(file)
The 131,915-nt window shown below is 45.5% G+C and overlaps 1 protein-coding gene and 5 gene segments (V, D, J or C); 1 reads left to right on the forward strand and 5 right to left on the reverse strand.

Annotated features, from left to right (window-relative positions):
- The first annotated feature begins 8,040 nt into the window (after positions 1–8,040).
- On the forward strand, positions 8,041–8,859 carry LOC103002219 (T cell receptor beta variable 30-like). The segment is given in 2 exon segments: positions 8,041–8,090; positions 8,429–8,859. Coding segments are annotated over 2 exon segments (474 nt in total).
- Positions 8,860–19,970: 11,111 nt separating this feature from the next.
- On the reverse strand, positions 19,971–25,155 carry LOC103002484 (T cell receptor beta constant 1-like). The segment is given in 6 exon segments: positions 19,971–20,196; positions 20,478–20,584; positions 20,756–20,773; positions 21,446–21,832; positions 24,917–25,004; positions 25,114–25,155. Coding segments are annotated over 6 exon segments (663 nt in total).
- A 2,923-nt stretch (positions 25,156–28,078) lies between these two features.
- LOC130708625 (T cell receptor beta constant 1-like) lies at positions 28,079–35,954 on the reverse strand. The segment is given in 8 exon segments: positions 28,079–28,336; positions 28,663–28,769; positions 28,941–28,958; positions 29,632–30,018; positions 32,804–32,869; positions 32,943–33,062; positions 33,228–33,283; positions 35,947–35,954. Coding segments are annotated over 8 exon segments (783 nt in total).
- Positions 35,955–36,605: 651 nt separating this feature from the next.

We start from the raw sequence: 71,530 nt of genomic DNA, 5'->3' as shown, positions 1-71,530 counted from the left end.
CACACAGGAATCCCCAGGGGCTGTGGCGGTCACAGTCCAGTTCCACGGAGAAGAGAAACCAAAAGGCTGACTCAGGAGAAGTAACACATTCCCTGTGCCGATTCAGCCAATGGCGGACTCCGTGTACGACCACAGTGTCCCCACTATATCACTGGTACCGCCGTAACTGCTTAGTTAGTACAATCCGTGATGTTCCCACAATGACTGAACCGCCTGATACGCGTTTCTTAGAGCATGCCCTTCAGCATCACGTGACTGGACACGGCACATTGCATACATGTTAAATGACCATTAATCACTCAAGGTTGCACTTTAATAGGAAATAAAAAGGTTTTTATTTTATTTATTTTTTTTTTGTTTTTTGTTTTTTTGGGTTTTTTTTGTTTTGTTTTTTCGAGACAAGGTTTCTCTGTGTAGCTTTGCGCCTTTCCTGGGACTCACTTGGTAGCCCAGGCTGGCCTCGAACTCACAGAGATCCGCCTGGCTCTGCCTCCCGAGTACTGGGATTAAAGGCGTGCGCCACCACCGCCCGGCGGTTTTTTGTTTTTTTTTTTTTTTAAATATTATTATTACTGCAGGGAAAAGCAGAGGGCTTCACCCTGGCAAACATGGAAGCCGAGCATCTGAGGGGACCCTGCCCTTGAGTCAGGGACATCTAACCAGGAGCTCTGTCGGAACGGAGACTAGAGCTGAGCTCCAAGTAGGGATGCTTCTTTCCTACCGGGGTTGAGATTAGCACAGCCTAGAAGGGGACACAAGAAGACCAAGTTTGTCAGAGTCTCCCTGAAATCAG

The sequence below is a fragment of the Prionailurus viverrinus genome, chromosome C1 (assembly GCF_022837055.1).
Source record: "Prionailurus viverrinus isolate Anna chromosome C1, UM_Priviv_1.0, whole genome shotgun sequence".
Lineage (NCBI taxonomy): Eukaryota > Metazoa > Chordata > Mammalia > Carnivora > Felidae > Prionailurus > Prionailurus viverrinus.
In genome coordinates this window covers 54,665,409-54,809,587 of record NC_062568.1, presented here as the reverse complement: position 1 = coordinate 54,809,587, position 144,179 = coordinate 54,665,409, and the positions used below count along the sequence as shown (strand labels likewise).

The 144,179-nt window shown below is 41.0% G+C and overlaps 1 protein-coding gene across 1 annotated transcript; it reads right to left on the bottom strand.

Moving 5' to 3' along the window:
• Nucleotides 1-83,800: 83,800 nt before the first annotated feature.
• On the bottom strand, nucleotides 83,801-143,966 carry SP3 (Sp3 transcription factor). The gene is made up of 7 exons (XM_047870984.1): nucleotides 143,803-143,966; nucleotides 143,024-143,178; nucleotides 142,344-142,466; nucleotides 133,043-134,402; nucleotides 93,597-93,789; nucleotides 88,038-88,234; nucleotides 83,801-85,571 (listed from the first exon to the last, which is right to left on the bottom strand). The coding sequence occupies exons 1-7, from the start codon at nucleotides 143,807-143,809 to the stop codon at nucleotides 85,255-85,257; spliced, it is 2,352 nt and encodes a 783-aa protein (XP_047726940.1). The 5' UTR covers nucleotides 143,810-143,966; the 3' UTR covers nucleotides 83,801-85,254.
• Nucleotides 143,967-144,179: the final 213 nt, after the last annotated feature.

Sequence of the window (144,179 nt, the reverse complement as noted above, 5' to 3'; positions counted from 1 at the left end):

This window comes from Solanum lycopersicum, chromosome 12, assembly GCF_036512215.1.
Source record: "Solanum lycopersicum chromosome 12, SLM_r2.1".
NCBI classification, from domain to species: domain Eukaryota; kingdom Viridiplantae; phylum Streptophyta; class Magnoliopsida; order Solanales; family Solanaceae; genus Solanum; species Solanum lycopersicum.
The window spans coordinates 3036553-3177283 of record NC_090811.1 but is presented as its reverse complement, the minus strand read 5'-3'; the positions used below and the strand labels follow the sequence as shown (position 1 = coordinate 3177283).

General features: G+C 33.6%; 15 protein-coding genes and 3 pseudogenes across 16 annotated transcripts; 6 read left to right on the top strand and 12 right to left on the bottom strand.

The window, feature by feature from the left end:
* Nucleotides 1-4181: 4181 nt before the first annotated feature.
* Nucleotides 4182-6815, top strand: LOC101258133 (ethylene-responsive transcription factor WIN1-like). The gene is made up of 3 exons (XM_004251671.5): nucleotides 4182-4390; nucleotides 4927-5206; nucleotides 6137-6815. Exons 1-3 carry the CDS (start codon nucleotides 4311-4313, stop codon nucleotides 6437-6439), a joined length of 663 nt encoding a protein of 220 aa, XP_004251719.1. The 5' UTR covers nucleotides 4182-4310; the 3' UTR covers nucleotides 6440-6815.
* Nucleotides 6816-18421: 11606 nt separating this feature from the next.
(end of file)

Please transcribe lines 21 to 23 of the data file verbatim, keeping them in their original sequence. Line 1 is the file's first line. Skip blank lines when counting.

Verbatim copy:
Sequence of the window (144,179 nt, the reverse complement as noted above, 5' to 3'; positions counted from 1 at the left end):

This window comes from Solanum lycopersicum, chromosome 12, assembly GCF_036512215.1.
Source record: "Solanum lycopersicum chromosome 12, SLM_r2.1".